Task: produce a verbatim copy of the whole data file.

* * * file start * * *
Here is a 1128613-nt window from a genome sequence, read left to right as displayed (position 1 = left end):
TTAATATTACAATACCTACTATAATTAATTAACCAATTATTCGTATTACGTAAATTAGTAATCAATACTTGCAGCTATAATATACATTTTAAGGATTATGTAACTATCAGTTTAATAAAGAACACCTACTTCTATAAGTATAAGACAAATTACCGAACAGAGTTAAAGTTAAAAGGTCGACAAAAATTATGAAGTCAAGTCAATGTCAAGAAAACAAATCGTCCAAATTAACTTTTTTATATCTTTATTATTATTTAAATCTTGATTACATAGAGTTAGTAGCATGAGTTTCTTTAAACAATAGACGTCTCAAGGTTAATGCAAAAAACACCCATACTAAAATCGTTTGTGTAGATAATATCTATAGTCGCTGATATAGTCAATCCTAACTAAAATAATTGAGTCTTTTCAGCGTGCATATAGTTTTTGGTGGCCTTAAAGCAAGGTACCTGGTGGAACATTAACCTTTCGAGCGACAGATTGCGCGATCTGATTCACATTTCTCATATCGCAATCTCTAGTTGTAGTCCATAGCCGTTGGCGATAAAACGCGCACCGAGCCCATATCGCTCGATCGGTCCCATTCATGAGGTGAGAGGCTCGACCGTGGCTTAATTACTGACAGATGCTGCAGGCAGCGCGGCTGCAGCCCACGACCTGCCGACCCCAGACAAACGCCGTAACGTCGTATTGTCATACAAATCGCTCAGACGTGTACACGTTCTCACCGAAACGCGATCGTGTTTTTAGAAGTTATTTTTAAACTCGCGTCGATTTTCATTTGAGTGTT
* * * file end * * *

Here is a 1128613-nt window from a genome sequence, read left to right as displayed (position 1 = left end):
TTAATATTACAATACCTACTATAATTAATTAACCAATTATTCGTATTACGTAAATTAGTAATCAATACTTGCAGCTATAATATACATTTTAAGGATTATGTAACTATCAGTTTAATAAAGAACACCTACTTCTATAAGTATAAGACAAATTACCGAACAGAGTTAAAGTTAAAAGGTCGACAAAAATTATGAAGTCAAGTCAATGTCAAGAAAACAAATCGTCCAAATTAACTTTTTTATATCTTTATTATTATTTAAATCTTGATTACATAGAGTTAGTAGCATGAGTTTCTTTAAACAATAGACGTCTCAAGGTTAATGCAAAAAACACCCATACTAAAATCGTTTGTGTAGATAATATCTATAGTCGCTGATATAGTCAATCCTAACTAAAATAATTGAGTCTTTTCAGCGTGCATATAGTTTTTGGTGGCCTTAAAGCAAGGTACCTGGTGGAACATTAACCTTTCGAGCGACAGATTGCGCGATCTGATTCACATTTCTCATATCGCAATCTCTAGTTGTAGTCCATAGCCGTTGGCGATAAAACGCGCACCGAGCCCATATCGCTCGATCGGTCCCATTCATGAGGTGAGAGGCTCGACCGTGGCTTAATTACTGACAGATGCTGCAGGCAGCGCGGCTGCAGCCCACGACCTGCCGACCCCAGACAAACGCCGTAACGTCGTATTGTCATACAAATCGCTCAGACGTGTACACGTTCTCACCGAAACGCGATCGTGTTTTTAGAAGTTATTTTTAAACTCGCGTCGATTTTCATTTGAGTGTT